This policy governs Canada Life's actions regarding distribution of dividends to policyholders. It's goal is to achieve a dividend distribution that is equitable and timely, and which gives full recognition of the need to ensure the ongoing solidity of the company. It also specifies that distribution to individual policyholders must be equitable between dividend classes and policyholder generations, and among policyholders within any class.


Fiscal policy

The use of government spending and taxing for the specific purpose of stabilizing the economy.



Fiscal Policy

A change in government spending or taxing, designed to influence economic activity.


Funds From Operations (FFO)

Used by real estate and other investment trusts to define the cash flow from
trust operations. It is earnings with depreciation and amortization added back. A similar term increasingly
used is Funds Available for Distribution (FAD), which is FFO less capital investments in trust property and
the amortization of mortgages.


global economy

an economy characterized by the international
trade of goods and services, the international movement
of labor, and the international flows of capital and information


Government bond

See: government securities.


Government National Mortgage Association (Ginnie Mae)

A wholly owned U.S. government corporation
within the Department of Housing & Urban Development. Ginnie Mae guarantees the timely payment of
principal and interest on securities issued by approved servicers that are collateralized by FHA-issued, VAguaranteed,
or Farmers Home Administration (FmHA)-guaranteed mortgages.


Government securities

Negotiable U.S. Treasury securities.


Government sponsored enterprises

Privately owned, publicly chartered entities, such as the Student Loan
Marketing Association, created by Congress to reduce the cost of capital for certain borrowing sectors of the
economy including farmers, homeowners, and students.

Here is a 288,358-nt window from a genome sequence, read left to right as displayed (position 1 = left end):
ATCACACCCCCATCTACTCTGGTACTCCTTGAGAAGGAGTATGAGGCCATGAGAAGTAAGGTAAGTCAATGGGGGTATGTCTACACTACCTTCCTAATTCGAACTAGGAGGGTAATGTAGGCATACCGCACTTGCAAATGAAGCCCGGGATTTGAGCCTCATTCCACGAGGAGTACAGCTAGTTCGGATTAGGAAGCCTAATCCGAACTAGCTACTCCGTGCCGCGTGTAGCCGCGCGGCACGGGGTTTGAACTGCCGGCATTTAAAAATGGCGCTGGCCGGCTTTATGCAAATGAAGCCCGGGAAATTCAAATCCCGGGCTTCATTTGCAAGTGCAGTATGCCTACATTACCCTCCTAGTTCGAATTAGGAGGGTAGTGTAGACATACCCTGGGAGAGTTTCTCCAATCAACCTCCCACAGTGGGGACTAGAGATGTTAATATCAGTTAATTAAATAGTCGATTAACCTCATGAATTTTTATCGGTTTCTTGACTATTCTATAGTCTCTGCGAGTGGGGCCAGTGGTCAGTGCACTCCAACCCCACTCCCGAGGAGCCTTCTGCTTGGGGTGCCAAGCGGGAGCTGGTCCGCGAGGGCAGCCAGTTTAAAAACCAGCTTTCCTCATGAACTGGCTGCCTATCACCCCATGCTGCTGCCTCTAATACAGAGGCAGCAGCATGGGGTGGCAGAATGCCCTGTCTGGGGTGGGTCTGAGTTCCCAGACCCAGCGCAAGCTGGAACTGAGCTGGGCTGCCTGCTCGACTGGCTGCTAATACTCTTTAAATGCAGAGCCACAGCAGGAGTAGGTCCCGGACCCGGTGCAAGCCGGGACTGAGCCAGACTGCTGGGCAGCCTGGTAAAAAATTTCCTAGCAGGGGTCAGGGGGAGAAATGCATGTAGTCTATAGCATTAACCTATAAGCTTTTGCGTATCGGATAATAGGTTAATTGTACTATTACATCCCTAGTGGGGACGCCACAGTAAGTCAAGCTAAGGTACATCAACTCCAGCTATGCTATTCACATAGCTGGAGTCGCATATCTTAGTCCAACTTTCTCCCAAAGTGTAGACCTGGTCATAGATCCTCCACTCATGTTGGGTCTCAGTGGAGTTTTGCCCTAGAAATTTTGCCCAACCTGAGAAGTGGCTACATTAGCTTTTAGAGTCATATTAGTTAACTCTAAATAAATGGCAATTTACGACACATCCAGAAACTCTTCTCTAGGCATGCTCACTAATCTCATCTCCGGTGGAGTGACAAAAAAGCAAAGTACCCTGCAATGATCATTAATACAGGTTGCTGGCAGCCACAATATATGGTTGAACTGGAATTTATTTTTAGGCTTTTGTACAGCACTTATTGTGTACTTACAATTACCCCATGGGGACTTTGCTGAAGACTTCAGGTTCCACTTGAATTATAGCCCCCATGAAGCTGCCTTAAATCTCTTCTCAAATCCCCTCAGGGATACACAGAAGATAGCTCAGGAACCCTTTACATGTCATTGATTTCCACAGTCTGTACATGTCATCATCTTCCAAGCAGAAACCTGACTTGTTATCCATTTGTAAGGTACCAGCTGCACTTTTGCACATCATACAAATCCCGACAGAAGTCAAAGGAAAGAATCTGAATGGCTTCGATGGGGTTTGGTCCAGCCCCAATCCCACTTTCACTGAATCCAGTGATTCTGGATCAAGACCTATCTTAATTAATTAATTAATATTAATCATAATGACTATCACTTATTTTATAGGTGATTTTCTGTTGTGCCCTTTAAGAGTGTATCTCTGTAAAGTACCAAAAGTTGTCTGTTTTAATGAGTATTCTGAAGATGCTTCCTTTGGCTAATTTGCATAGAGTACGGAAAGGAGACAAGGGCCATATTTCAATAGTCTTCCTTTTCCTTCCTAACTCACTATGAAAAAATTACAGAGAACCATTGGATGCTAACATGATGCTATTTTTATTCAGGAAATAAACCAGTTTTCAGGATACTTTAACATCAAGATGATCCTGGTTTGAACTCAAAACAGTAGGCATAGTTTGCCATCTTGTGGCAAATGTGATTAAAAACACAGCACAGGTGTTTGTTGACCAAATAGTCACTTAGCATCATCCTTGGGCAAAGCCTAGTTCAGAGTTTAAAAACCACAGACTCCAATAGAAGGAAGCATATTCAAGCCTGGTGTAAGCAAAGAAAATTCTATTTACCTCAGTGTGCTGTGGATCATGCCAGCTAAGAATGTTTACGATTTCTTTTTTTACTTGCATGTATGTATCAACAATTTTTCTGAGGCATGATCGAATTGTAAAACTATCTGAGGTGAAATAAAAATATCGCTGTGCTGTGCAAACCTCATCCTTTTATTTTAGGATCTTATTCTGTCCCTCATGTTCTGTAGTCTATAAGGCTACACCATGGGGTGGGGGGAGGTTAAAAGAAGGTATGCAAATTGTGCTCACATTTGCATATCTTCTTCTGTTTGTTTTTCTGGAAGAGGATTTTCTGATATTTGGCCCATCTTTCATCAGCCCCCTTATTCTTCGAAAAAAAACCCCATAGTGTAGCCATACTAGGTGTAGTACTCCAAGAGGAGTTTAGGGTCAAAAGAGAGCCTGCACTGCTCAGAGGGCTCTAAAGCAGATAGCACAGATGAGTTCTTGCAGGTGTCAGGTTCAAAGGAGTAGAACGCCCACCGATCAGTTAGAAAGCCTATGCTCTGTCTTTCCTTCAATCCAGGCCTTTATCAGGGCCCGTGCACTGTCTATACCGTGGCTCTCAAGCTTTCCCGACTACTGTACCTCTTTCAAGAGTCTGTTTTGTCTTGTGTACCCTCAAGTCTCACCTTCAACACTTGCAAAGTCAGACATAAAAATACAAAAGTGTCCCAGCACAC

Income from Continuing Operations

After-tax net income before discontinued operations,
extraordinary items, and the cumulative effect of changes in accounting principle.


Income statement (statement of operations)

A statement showing the revenues, expenses, and income (the
difference between revenues and expenses) of a corporation over some period of time.


Laissez-Faire Image 3

Incomes Policy

A policy designed to lower inflation without reducing aggregate demand. Wage/price controls are an example.



Insurance Policy (Credit Insurance)

A policy under which the insurance company promises to pay a benefit of the person who is insured.


Joint Policy Life

One insurance policy that covers two lives, and generally provides for payment at the time of the first insured's death. It could also be structured to pay on second death basis for estate planning purposes.


Lending Policy

A course of action adopted by a financial institution to guide and usually determine present and future decisions in the light of given conditions.


Minimum inventory

An inventory item’s budgeted minimum inventory level.


Minimum price fluctuation

Smallest increment of price movement possible in trading a given contract. Also
called point or tick. The zero-beta portfolio with the least risk.


Minimum purchases

For mutual funds, the amount required to open a new account (minimum Initial
Purchase) or to deposit into an existing account (minimum Additional Purchase). These minimums may be
lowered for buyers participating in an automatic purchase plan


Minimum-variance frontier

Graph of the lowest possible portfolio variance that is attainable for a given